While I’ve installed a wide assortment of smart devices, I’ve rarely had this much trouble connecting a device, and it seems looking online I’m not alone. It really shouldn’t be this hard to connect a smart device in this day and age, and its a real shame that Arlo hasn’t ironed this out.
Once connected, however, the signal is strong and I was easily able to get enough signal outside of the house to keep the connection. The camera also works with Alexa and Google assistant, Samsung Smartthings and the IFTTT protocol. I was able to connect the camera to my Alexa app using the Arlo skill and view the feed either through my phone or on my Echo Show device.
Unfortunately the Arlo Pro 5 won’t connect directly to Apple’s Homekit unless you buy the separate Smarthub device, which includes MicroSD storage. It’s not clear why this functionality isn’t built into the Arlo Pro 5 – as even the Nuki smart lock can do this – but it’s something to be aware of if that’s your chosen smart home hub.
The Arlo Secure app is a really good addition to the Arlo Pro 5, and I actually prefer using it to the Alexa view. The dashboard allows you to quickly set your camera between Home and
Away modes, with custom rules available for each in terms of notifications and actions, such as recording footage and engaging the light and siren.
The app is also where you can view your recorded clips and switch to a live view of the camera. To get the most of the app and its notifications you will need to subscribe to the Arlo Secure subscription once the trial period is over. Costing from £3.49 / $4.99 per month it’s actually pretty good value for a Cloud service, and means you retain your recent recording for upto 30 days.
While I only installed this camera to test, I didn’t realise just how useful it was knowing that my house was being constantly monitored, even while I was away. It actually came in useful too, when a repairman called round unexpectedly while I was out of the country.
The standard settings on the notifications are sensitive enough to even pick up when a bird flies into view – in my case, sitting on a patio table – but I never had a false notification. The fact that it specifies on the notifications when it’s an animal or person helps to filter that out too.
The quality of the footage is extremely good, even at night without the spotlight on. You really get the benefit of the 2K footage over a standard 1080P device too. It also means you can really zoom in on details when needed.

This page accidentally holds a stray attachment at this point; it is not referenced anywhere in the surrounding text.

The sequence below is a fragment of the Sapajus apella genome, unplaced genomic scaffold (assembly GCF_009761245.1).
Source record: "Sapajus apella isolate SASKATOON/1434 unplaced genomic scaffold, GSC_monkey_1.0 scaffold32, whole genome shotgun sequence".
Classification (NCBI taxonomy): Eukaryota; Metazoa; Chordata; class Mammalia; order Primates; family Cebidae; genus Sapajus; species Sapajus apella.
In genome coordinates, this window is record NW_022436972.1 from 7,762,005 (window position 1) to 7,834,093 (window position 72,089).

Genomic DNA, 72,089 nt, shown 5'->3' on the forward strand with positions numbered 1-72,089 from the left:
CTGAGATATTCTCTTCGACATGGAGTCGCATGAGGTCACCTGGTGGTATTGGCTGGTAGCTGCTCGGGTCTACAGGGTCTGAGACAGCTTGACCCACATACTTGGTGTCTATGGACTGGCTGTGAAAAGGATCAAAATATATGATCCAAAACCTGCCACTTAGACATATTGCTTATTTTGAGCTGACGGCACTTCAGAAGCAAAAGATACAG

Being able to activate a siren and have two-way conversation is another piece-of-mind feature on this device. It’s these kind of features that make smart security cameras worth the extra money and I have no complaints with this one.
I was impressed by the battery on the Arlo Pro 5. While I didn’t get the 3-6 months that I’m sure is possible, with the optimised setting selected I got a solid two months use before the battery dropped below 10%.
The Arlo Pro 5 is a superb smart security camera that delivers great video footage and comes with an impressive array of features. The only thing that puts me off recommending this device is the set up process. Once you’re through that, everything else is easy sailing.
While it may be annoying to have to pay a monthly subscription for your cameras, the Arlo Secure package is well priced for what it delivers. Plus, you have the option of buying the Smart Hub if you would rather have local storage of your footage – which also opens up the option of Apple Homekit connectivity. The way to really get the best of these subscriptions is to have the same brand for your video doorbell, internal and external cameras though, otherwise you’ll end up paying for multiple subscriptions.
If you want an effective outdoor security camera, the Arlo Pro 5 is a great option, just be prepared for the setup to take a little longer than you might want.
Though there are clearly some benefits to the newer Arlo Pro 5, the Arlo Pro 4 remains a great choice and should cost you a little less. It still offers 2K footage, and the 160-degree lens. If you want high quality footage, the battery life will also be very similar.
If you’re after a more affordable option, or a great second camera, the Arlo Essential Spotlight camera is worth considering. For nearly half the price this camera looks a lot like the Arlo Pro 5, but features a 1080P resolution and slightly narrower 130-dress lens.